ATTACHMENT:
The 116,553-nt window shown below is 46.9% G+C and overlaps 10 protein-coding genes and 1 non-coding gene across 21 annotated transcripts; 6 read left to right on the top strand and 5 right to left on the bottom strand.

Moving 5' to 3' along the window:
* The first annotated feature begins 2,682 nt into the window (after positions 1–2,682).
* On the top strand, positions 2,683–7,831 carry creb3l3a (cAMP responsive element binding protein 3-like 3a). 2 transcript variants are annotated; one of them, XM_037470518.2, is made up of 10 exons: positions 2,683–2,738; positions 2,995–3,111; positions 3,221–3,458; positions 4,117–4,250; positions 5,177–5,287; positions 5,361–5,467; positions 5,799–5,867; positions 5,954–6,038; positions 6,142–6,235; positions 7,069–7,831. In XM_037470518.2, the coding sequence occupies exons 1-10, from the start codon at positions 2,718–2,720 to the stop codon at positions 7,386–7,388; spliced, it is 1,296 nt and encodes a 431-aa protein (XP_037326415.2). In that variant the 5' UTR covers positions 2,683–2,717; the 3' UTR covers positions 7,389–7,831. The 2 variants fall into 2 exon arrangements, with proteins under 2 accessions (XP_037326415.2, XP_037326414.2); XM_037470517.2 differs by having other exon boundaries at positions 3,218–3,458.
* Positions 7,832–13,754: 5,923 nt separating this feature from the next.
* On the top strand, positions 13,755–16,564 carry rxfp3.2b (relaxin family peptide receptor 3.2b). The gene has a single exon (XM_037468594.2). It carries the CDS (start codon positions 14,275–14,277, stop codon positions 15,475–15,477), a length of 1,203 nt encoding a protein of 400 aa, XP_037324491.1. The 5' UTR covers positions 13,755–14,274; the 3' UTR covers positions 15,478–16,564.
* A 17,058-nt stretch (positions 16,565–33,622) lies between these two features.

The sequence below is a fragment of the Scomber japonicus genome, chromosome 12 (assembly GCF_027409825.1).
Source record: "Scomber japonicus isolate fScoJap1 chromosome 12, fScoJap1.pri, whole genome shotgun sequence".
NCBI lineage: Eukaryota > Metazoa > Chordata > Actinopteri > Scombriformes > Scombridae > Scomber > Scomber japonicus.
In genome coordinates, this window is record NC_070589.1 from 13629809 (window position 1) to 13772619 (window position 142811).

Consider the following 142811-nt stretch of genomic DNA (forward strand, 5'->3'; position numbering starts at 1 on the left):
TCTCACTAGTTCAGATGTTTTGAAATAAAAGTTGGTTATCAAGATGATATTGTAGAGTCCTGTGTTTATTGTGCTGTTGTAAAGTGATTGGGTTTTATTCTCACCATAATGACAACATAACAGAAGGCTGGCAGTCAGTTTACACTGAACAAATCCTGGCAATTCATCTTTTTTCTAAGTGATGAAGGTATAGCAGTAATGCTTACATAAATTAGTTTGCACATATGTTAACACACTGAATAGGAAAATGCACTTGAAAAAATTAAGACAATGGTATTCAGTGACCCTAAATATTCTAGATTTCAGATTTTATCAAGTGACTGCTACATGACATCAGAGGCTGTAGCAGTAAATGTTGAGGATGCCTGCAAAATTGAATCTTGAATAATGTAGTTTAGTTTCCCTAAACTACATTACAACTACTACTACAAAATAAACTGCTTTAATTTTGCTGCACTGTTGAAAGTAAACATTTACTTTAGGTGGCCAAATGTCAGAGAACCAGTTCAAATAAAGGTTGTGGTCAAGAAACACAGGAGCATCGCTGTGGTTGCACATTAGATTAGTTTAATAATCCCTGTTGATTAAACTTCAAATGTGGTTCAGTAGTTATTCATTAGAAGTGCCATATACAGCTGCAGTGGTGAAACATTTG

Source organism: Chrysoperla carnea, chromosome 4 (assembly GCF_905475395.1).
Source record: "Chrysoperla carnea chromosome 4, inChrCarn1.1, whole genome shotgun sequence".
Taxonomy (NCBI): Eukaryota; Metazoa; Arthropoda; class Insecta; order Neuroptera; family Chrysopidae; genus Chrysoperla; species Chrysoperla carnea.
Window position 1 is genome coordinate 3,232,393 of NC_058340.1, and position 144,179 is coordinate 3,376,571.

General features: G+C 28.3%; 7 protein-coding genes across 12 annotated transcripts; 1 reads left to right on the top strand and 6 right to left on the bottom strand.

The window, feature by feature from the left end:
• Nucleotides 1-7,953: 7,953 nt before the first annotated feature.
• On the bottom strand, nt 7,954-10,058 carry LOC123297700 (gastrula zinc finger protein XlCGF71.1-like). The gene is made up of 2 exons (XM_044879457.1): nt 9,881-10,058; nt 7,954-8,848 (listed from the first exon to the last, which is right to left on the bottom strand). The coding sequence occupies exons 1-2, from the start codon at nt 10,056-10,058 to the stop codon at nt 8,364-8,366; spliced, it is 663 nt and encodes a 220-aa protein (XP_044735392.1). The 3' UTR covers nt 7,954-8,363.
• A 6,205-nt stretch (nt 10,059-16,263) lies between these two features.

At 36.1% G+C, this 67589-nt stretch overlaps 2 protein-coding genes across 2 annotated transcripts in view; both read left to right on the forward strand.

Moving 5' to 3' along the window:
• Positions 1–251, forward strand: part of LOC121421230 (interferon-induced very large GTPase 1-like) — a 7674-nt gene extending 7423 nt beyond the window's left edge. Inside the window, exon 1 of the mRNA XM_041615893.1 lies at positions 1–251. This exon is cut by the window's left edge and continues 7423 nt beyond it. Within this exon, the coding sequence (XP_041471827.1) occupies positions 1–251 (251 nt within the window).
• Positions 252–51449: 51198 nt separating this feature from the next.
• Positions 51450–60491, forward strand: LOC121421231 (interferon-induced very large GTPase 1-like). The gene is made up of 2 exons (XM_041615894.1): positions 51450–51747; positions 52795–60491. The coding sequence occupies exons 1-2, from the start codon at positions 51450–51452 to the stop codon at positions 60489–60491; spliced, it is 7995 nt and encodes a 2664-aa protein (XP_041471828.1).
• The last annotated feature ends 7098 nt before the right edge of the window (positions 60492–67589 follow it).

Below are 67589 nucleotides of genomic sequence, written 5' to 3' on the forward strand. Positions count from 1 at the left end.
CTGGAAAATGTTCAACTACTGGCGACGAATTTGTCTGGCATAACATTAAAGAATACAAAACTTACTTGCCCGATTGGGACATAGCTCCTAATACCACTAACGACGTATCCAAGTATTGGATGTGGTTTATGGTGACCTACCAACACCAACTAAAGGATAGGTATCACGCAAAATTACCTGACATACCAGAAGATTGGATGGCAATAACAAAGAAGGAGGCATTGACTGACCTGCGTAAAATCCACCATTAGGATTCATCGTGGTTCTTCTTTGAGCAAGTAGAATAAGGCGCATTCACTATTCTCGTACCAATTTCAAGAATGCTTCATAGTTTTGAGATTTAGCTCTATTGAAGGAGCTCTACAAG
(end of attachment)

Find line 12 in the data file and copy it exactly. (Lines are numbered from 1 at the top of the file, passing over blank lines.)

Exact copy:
Consider the following 142811-nt stretch of genomic DNA (forward strand, 5'->3'; position numbering starts at 1 on the left):